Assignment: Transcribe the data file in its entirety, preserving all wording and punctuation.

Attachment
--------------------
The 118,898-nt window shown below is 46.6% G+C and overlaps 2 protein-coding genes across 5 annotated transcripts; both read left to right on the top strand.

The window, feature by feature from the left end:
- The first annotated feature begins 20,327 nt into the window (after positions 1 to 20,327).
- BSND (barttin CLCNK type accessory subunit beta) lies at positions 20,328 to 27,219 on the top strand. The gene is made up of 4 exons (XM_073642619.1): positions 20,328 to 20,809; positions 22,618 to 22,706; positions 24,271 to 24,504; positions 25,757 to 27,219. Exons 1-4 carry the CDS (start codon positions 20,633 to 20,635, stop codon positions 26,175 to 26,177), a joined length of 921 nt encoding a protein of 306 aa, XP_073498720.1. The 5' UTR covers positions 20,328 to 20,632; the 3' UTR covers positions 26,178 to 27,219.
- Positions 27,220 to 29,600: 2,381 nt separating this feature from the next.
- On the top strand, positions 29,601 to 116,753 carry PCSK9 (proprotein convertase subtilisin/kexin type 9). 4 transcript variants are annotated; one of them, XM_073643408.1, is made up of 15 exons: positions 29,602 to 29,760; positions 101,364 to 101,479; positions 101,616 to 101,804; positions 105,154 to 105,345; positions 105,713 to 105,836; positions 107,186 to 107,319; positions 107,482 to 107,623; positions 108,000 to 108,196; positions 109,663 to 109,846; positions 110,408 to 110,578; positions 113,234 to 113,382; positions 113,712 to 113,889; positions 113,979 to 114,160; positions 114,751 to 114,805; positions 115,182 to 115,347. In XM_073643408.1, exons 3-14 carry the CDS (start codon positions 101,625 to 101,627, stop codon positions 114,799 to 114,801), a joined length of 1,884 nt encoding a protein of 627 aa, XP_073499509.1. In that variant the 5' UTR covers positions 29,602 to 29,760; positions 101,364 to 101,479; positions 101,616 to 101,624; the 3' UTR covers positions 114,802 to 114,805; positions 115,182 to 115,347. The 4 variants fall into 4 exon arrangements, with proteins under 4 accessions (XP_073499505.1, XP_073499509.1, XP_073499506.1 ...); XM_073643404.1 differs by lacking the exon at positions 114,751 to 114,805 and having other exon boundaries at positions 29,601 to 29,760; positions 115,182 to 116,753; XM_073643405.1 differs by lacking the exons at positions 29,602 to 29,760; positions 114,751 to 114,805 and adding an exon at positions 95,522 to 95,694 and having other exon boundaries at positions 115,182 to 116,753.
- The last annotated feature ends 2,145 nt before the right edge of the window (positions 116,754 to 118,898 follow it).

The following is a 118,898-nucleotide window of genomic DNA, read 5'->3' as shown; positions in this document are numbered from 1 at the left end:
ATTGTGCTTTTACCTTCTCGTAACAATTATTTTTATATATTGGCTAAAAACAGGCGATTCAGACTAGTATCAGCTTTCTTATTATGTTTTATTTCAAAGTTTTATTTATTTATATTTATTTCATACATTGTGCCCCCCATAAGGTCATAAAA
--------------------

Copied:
The 118,898-nt window shown below is 46.6% G+C and overlaps 2 protein-coding genes across 5 annotated transcripts; both read left to right on the top strand.

The window, feature by feature from the left end:
- The first annotated feature begins 20,327 nt into the window (after positions 1 to 20,327).
- BSND (barttin CLCNK type accessory subunit beta) lies at positions 20,328 to 27,219 on the top strand. The gene is made up of 4 exons (XM_073642619.1): positions 20,328 to 20,809; positions 22,618 to 22,706; positions 24,271 to 24,504; positions 25,757 to 27,219. Exons 1-4 carry the CDS (start codon positions 20,633 to 20,635, stop codon positions 26,175 to 26,177), a joined length of 921 nt encoding a protein of 306 aa, XP_073498720.1. The 5' UTR covers positions 20,328 to 20,632; the 3' UTR covers positions 26,178 to 27,219.
- Positions 27,220 to 29,600: 2,381 nt separating this feature from the next.
- On the top strand, positions 29,601 to 116,753 carry PCSK9 (proprotein convertase subtilisin/kexin type 9). 4 transcript variants are annotated; one of them, XM_073643408.1, is made up of 15 exons: positions 29,602 to 29,760; positions 101,364 to 101,479; positions 101,616 to 101,804; positions 105,154 to 105,345; positions 105,713 to 105,836; positions 107,186 to 107,319; positions 107,482 to 107,623; positions 108,000 to 108,196; positions 109,663 to 109,846; positions 110,408 to 110,578; positions 113,234 to 113,382; positions 113,712 to 113,889; positions 113,979 to 114,160; positions 114,751 to 114,805; positions 115,182 to 115,347. In XM_073643408.1, exons 3-14 carry the CDS (start codon positions 101,625 to 101,627, stop codon positions 114,799 to 114,801), a joined length of 1,884 nt encoding a protein of 627 aa, XP_073499509.1. In that variant the 5' UTR covers positions 29,602 to 29,760; positions 101,364 to 101,479; positions 101,616 to 101,624; the 3' UTR covers positions 114,802 to 114,805; positions 115,182 to 115,347. The 4 variants fall into 4 exon arrangements, with proteins under 4 accessions (XP_073499505.1, XP_073499509.1, XP_073499506.1 ...); XM_073643404.1 differs by lacking the exon at positions 114,751 to 114,805 and having other exon boundaries at positions 29,601 to 29,760; positions 115,182 to 116,753; XM_073643405.1 differs by lacking the exons at positions 29,602 to 29,760; positions 114,751 to 114,805 and adding an exon at positions 95,522 to 95,694 and having other exon boundaries at positions 115,182 to 116,753.
- The last annotated feature ends 2,145 nt before the right edge of the window (positions 116,754 to 118,898 follow it).

The following is a 118,898-nucleotide window of genomic DNA, read 5'->3' as shown; positions in this document are numbered from 1 at the left end:
ATTGTGCTTTTACCTTCTCGTAACAATTATTTTTATATATTGGCTAAAAACAGGCGATTCAGACTAGTATCAGCTTTCTTATTATGTTTTATTTCAAAGTTTTATTTATTTATATTTATTTCATACATTGTGCCCCCCATAAGGTCATAAAA